# Original paper

**Abstract**

We report strong evidence that changes of momentum, i.e. "acceleration", defined as the first difference of successive returns, provide better performance and higher explanatory power than momentum. The corresponding Î“-factor explains the momentum-sorted portfolios entirely but not the reverse. Thus, momentum can be considered an imperfect proxy for acceleration, and its success can be attributed to its correlation to the predominant Î“-factor. Î“-strategies based on the "acceleration" effect are on average profitable and beat momentum-based strategies in two out of three cases, for a large panel of parameterizations. The "acceleration" effect and the Î“-factor profit from transient non-sustainable accelerating (upward or downward) log-prices associated with positive feedback mechanisms.

**Keywords:**Â Asset pricing, momentum, positive feedbacks, acceleration, investment strategies

# Trading rules

- Focus on: Stocks listed on NYSE, AMEX, and NASDAQ
- Compute acceleration metric: Momentum over 6 months minus momentum from the previous 6 months (from 6 months ago)
- Categorize stocks into ten groups with equal distribution in each group
- Adopt a long position in stocks with high acceleration, and a short position in those with low acceleration
- Acceleration effect materializes after 6 months, strongest returns at 12 months.
- Ideal approach: Initiate stock purchases 6 months post-portfolio creation and maintain for an additional 6 months
- To integrate the acceleration and momentum effects:
- Determine acceleration by assessing: (Momentum from month T-7 to T-12) subtracted from (momentum from month T-13 to T-18)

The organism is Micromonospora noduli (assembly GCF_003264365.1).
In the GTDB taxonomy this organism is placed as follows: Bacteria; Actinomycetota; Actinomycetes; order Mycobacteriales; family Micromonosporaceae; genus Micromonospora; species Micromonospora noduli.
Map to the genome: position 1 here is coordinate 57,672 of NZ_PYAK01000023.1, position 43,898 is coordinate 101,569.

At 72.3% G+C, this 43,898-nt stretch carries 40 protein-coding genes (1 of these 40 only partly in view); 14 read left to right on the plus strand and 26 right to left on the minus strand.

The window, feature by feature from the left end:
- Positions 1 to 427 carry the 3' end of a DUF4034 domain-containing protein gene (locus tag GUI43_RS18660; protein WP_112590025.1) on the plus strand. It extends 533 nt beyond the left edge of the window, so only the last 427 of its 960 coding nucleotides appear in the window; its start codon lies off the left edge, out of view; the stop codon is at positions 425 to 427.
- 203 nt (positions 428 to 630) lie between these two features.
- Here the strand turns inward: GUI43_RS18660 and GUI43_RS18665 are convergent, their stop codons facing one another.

- Organize stocks into ten groups based on their acceleration rate
- At month's end (T), adopt a long position on the highest momentum stocks (from month T-1 to T-6) of the top acceleration group
- Similarly, adopt a short position on the lowest momentum stocks (from month T-1 to T-6) of the lowest acceleration group
- Hold long/short portfolio for six months.

# Python code

## Backtrader

```
import backtrader as bt
import pandas as pd
import numpy as np
class AccelerationMomentum(bt.Strategy):
def __init__(self):
self.stock_data = dict()
def prenext(self):
self.next()
def next(self):
# Every 6 months, reevaluate the portfolio
if len(self) % 126 == 0:
self.rebalance_portfolio()
def rebalance_portfolio(self):
stocks_accel = []
for d in self.datas:
# Calculate 6-month momentum
momentum_6m = d.close[0] / d.close[-126]
# Calculate 6-month momentum six months prior
momentum_6m_prior = d.close[-126] / d.close[-252]
# Calculate acceleration ratio
acceleration_ratio = momentum_6m - momentum_6m_prior
stocks_accel.append((d, acceleration_ratio))
# Sort stocks by acceleration ratio and divide into deciles
sorted_stocks = sorted(stocks_accel, key=lambda x: x[1], reverse=True)
deciles = np.array_split(sorted_stocks, 10)
# Get top and bottom deciles
top_decile = deciles[0]
bottom_decile = deciles[-1]
# Sort top decile by momentum (T-1 to T-6)
top_decile_momentum = sorted(top_decile, key=lambda x: x[0].close[0] / x[0].close[-6], reverse=True)
# Sort bottom decile by momentum (T-1 to T-6)
bottom_decile_momentum = sorted(bottom_decile, key=lambda x: x[0].close[0] / x[0].close[-6])
# Go long on top decile stocks
for stock in top_decile_momentum:
self.order_target_percent(stock[0], target=1.0 / len(top_decile_momentum))
# Go short on bottom decile stocks
for stock in bottom_decile_momentum:
self.order_target_percent(stock[0], target=-1.0 / len(bottom_decile_momentum))
if __name__ == '__main__':
cerebro = bt.Cerebro()
# Add all stocks in the investment universe
# (Replace 'stock_data' with actual stock data)
for stock in stock_data:
data = bt.feeds.PandasData(dataname=stock_data[stock])
cerebro.adddata(data)
cerebro.addstrategy(AccelerationMomentum)
cerebro.broker.setcash(100000.0)
cerebro.run()
```

Note: This code is a starting point and should be adapted according to your specific data source and requirements. The â€˜stock_dataâ€™ variable should be replaced with actual stock data from NYSE, AMEX, and NASDAQ. Additionally, ensure that your stock data has the required history for the calculations.